Calm the Huck Down
By Ben Tompkins
I’m afraid I can’t really answer the question the way it’s worded. When someone asks me “should ‘X’ be done in art” it presumes that I have the some standing to speak on behalf of other people, which I don’t. If you mean to ask if “I” would change the words in “Huckleberry Finn,” then no, “I” wouldn’t. On the other hand, if an individual who publishes books in Alabama decides that he or she wants to change a few things and call it their own version, then that’s their prerogative. Anyway.
Perhaps you think I’m being a bit of a prick about it, but I really don’t think you can have the conversation any other way. For instance, if I can see the original David or a copy with a fig leaf, I’m going to see the real thing. Perhaps some others wouldn’t, but personally I don’t want my artistic experiences to be a parade of intermediary opinions. I’m a big boy. However, the fact remains that we are all free to accept or reject the world’s artistic achievements on our own terms. Similarly, I can skip the N-word in “Huck Finn,” black it out with a marker, or simply refuse to read the book entirely. Now maybe Mark Twain would take serious issue with that, but it’s my brain and my time. Ultimately, I have no one to answer to but myself as to whether or not reading a version from an Alabama publishing company that openly draws their belief that they can write better Twain than Twain from a desire to make a few bucks off of conservative school districts constitutes “reading ‘Huckleberry Finn.’”
By the way, can I just say that I’m not even remotely shocked that this nonsense is coming out of NewSouth Publishing in Alabama? Alabama is like the Secretariat of intellectual travesties and I’m not just saying that because Monday was MLK Day either. Listen, I’ve lived in the South and I’ve driven through Alabama. Do you have any idea how many pairs of wiper blades I went through scraping the bullshit that flies around that state off my windshield? I mean, how seriously can you take a state that loses the Civil War that profoundly and still has the intestinal fortitude to declare that it was God’s will that Auburn win the BCS Championship? Whatever. Ladies and gentlemen, I present the artist.
But to their credit, NewSouth isn’t trying to hide the fact that this is a copy. They are hoping to make some cash publishing an edited version that will allow a school to teach “Huck Finn” without the offensive language. Sure. Go for it. It won’t avoid the discussion, but there’s certainly no harm in trying. Consider the following:
You present your students with the NewSouth version of “Huck Finn” that changes the “N-word” to “slave” so you don’t have to deal with students reading the word. Fine. You are now forced to explain to your students – when they ask – that you are giving them an altered copy instead of the original because the school board doesn’t think they should be reading the N-word in print in a public school. Wait, you said the N-word. Oops. In your attempt to avoid the discussion, you are forced to not only have the discussion, address the objectionable material in a no less comprehensive manner than you would have before, admit that your students are capable of elevating their discourse regarding historical and contextual language in “Huck Finn,” but also … rationalize why you are still going to patronize them by giving them a copy and telling them they aren’t mature enough to handle the discourse you just had.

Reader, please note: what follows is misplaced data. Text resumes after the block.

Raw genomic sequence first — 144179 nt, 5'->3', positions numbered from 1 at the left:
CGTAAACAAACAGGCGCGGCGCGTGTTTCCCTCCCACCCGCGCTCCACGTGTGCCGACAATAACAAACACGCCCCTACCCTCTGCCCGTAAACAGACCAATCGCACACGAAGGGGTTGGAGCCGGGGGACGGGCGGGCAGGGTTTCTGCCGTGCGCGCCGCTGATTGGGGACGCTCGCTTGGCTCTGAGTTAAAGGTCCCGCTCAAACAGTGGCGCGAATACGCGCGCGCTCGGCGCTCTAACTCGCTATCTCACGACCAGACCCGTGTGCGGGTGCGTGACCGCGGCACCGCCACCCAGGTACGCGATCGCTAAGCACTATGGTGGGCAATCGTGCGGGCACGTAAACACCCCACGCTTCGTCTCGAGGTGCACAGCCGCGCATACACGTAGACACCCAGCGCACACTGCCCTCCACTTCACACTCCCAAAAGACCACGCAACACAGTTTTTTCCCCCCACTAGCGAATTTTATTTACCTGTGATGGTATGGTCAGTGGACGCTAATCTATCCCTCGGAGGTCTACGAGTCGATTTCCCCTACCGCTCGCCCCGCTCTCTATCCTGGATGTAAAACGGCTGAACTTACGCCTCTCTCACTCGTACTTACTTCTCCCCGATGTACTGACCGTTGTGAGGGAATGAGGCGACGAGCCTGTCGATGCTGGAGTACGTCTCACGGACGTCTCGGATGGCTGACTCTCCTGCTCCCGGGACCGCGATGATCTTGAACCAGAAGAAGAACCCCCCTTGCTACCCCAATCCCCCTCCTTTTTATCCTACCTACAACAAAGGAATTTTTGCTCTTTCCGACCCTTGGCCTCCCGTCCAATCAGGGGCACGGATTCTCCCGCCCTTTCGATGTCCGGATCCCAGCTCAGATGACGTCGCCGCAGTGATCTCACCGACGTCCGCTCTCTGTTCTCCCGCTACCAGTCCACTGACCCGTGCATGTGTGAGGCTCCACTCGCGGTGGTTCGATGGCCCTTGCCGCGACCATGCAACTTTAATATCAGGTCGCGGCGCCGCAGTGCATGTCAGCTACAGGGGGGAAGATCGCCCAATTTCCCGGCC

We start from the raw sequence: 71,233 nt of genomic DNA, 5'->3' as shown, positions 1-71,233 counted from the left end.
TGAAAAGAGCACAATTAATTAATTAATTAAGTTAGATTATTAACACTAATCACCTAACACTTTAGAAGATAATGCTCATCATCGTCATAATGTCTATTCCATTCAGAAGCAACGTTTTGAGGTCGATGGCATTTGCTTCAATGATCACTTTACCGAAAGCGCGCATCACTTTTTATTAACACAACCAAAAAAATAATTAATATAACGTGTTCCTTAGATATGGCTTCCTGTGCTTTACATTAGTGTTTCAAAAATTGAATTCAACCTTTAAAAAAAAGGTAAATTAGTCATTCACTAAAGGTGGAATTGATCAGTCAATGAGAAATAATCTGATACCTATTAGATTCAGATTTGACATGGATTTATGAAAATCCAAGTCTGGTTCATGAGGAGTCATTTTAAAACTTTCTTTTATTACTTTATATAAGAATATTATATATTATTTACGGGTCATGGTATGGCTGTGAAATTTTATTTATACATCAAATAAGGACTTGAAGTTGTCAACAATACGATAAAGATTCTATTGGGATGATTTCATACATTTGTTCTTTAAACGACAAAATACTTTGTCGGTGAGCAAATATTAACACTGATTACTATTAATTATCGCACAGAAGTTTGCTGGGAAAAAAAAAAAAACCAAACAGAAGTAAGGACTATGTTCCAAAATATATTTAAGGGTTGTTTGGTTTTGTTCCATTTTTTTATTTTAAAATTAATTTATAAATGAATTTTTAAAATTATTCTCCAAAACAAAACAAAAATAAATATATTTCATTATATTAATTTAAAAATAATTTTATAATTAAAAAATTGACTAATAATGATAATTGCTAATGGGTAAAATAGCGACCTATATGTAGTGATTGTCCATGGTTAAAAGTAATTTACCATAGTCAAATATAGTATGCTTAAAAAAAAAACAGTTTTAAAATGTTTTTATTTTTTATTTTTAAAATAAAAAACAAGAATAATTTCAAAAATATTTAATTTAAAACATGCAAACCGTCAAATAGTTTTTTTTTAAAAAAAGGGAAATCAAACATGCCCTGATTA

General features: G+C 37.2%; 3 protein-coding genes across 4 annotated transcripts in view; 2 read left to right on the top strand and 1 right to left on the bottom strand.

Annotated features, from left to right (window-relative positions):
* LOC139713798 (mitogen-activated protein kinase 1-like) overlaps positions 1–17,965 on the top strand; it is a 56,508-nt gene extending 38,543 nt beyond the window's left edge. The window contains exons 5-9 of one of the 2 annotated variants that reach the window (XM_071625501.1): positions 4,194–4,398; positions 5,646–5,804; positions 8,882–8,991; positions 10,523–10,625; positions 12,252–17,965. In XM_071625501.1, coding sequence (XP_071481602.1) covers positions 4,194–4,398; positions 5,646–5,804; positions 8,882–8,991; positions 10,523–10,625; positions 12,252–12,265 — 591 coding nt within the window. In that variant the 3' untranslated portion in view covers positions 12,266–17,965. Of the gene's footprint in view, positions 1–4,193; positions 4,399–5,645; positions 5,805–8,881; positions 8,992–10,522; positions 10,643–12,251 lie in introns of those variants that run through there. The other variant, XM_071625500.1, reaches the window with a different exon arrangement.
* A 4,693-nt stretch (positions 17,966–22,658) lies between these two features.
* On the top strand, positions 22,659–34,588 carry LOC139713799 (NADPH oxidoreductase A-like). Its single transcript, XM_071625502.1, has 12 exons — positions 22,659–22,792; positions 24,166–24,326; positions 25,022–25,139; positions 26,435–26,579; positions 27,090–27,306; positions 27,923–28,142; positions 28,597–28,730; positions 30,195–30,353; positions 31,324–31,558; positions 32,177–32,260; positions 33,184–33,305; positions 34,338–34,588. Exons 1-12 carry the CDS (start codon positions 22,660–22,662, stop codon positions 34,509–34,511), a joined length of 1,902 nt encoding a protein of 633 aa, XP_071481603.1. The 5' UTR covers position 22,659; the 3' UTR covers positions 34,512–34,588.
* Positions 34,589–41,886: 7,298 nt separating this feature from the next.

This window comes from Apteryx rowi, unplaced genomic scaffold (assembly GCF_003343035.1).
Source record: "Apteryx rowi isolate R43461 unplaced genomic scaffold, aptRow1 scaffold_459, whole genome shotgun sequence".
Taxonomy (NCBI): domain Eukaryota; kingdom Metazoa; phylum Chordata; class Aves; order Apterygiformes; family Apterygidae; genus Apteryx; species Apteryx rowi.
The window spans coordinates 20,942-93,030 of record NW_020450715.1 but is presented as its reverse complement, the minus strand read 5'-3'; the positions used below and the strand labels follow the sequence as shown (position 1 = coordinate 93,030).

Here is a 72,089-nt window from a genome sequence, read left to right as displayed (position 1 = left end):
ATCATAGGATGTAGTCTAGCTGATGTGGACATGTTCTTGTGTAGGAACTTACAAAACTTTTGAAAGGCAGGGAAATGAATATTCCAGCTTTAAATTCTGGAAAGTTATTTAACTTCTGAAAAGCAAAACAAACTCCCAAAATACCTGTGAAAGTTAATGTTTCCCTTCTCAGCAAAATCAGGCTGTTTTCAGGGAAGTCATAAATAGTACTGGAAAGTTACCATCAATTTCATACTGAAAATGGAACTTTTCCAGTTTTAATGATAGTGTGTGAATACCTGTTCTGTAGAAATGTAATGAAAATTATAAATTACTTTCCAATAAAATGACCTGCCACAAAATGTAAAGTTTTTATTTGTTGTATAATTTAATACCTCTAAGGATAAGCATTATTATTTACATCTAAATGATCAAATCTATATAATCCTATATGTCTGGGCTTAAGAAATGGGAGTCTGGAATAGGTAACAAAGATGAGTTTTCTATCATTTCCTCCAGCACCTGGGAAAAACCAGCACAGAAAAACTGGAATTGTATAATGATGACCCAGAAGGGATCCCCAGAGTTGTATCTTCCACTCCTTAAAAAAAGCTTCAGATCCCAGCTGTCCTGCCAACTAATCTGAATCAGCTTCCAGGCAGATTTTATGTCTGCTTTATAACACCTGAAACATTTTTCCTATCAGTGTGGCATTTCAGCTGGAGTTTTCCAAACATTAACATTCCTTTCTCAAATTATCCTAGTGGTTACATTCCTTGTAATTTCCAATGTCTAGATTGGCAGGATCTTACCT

Good luck winning that one with a room full of high school kids. What’s ironic is that the terminating point of that conversation is the students coming away with a higher regard for freedom of expression and a more vitriolic opposition to censorship. By offering a copy you’ve greatly exacerbated the issue you were trying to avoid. Besides, if nothing else you will virtually guarantee that the copy in the public library will be checked out for the foreseeable future. It’s probably a more effective way of getting kids to read “Huck Finn” than actually assigning it directly.
In closing, I think it’s worth reminding ourselves that NewSouth isn’t chipping the penis off the original David. Huck Finn will remain in libraries and bookstores in its full, unedited glory for all to see. And if you are someone who just doesn’t want to see the N-word in print, then A) I can’t believe you’re still reading this, and B) go get the other bloody version of “Huck Finn.” The rest of us will handle the decision on our own.
Benjamin Tompkins is a violinist, teacher, journalist and critically acclaimed composer currently living in Denver, CO. He hates stupidity, and generally believes that the volume of one’s voice is inversely proportional to one’s knowledge of an issue.